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Law centre JR prompts Home Office to clarify immigration support

By Monidipa Fouzder

A  law centre that took on the government over its immigration support has halted a High Court challenge after overdue guidance was published.

A judicial review, brought by London-based Public Interest Law Centre on behalf of a homeless Syrian asylum seeker, known as ‘MSM’, was due to be heard this month.

The challenge was over the absence of an adequate application process for accommodation sought under schedule 10 of the Immigration Act 2016 by individuals whose human rights might be breached. Asylum seekers, including those released from immigration detention on bail, can apply for accommodation and other support if they would otherwise be destitute.

Barristers Anthony Vaughan and Connor Johnston, of Garden Court Chambers, who were instructed by the law centre to represent MSM, said the Home Office was ‘well aware’ of the problems caused by the lack of a proper application process for schedule 10 accommodation from at least February 2018. That was the date the department agreed to draw up a ‘clarified process’ after concerns were raised.

Last month the Home Office finally published an application form and guidance which covers situations such as MSM’s, whose asylum claim was treated as ‘withdrawn’ but who then made further submissions that had yet to be recognised as a fresh claim.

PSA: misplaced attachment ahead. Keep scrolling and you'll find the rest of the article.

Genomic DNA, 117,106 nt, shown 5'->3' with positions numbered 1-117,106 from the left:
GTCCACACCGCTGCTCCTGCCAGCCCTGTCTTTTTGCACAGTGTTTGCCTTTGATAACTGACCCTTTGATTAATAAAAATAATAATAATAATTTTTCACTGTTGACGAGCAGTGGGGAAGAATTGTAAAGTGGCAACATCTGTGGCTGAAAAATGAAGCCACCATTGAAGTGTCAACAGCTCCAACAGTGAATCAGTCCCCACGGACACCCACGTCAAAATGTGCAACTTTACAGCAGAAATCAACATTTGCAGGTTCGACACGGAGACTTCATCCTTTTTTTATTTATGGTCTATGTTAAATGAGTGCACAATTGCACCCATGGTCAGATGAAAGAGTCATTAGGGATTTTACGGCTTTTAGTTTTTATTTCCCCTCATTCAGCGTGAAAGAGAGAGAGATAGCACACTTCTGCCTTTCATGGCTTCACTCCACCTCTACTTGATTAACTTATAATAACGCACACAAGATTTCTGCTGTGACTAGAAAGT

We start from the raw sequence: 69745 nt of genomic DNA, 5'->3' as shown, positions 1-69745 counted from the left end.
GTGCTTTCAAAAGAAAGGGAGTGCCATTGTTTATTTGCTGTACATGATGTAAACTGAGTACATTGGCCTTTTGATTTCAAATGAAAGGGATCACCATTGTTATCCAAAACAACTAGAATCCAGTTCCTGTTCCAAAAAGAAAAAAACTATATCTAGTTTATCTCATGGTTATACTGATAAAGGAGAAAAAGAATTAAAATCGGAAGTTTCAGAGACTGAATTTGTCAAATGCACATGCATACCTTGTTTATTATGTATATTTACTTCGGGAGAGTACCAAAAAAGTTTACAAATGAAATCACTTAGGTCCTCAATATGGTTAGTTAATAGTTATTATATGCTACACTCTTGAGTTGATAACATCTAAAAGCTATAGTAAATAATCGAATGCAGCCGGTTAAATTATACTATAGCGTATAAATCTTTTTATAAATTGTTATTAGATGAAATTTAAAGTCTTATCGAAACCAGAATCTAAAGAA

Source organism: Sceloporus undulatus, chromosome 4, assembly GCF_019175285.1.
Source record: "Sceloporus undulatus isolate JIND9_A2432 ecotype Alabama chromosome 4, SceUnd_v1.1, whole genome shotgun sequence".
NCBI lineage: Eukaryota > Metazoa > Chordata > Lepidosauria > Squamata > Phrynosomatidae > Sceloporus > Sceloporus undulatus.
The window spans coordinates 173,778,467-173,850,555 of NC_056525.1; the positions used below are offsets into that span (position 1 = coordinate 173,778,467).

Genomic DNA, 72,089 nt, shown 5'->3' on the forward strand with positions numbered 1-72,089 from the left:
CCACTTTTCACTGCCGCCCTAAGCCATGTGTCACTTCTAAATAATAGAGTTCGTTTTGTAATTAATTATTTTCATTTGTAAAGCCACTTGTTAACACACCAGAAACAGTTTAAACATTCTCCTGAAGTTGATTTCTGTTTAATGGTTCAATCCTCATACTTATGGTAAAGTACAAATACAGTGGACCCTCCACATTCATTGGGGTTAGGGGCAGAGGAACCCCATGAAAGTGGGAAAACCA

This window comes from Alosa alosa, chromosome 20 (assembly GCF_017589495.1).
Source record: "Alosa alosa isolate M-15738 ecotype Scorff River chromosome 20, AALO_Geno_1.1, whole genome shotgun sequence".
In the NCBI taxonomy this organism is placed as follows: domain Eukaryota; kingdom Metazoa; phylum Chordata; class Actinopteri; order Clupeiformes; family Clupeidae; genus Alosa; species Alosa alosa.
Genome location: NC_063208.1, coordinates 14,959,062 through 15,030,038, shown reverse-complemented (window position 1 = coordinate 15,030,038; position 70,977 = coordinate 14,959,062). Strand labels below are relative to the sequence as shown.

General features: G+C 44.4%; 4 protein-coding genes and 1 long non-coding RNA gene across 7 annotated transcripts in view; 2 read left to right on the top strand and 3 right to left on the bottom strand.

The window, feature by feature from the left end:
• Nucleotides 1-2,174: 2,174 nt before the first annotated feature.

Solicitor Helen Mowatt, of the Public Interest Law Centre, told the Gazette that she realised there was a policy challenge to be made after her friend, Isabella Mulholland, who was working at Hackney Winter Night Shelter, which helps homeless people, approached her for help and explained MSM’s situation.

Mowatt said: ‘My instinct was that he was clearly eligible for support, but where’s the application process? There was clearly something wrong.’

Mowatt contacted the Asylum Support Appeals Project, which provides free legal representation and advice, and which has done work and research around the lack of an application process for those outside of detention. It provided key evidence for the challenge.

Judicial review proceedings were issued last November but the claim has now been stayed.

A Home Office spokesperson said: ‘Immigration bail is a valuable tool which enables individuals who are liable to be detained to remain in the community subject to conditions. We recognise that guidance on how to apply for bail accommodation could have been clearer, which is why we updated our guidance in April.’

(Courtesy: Law Society Gazette)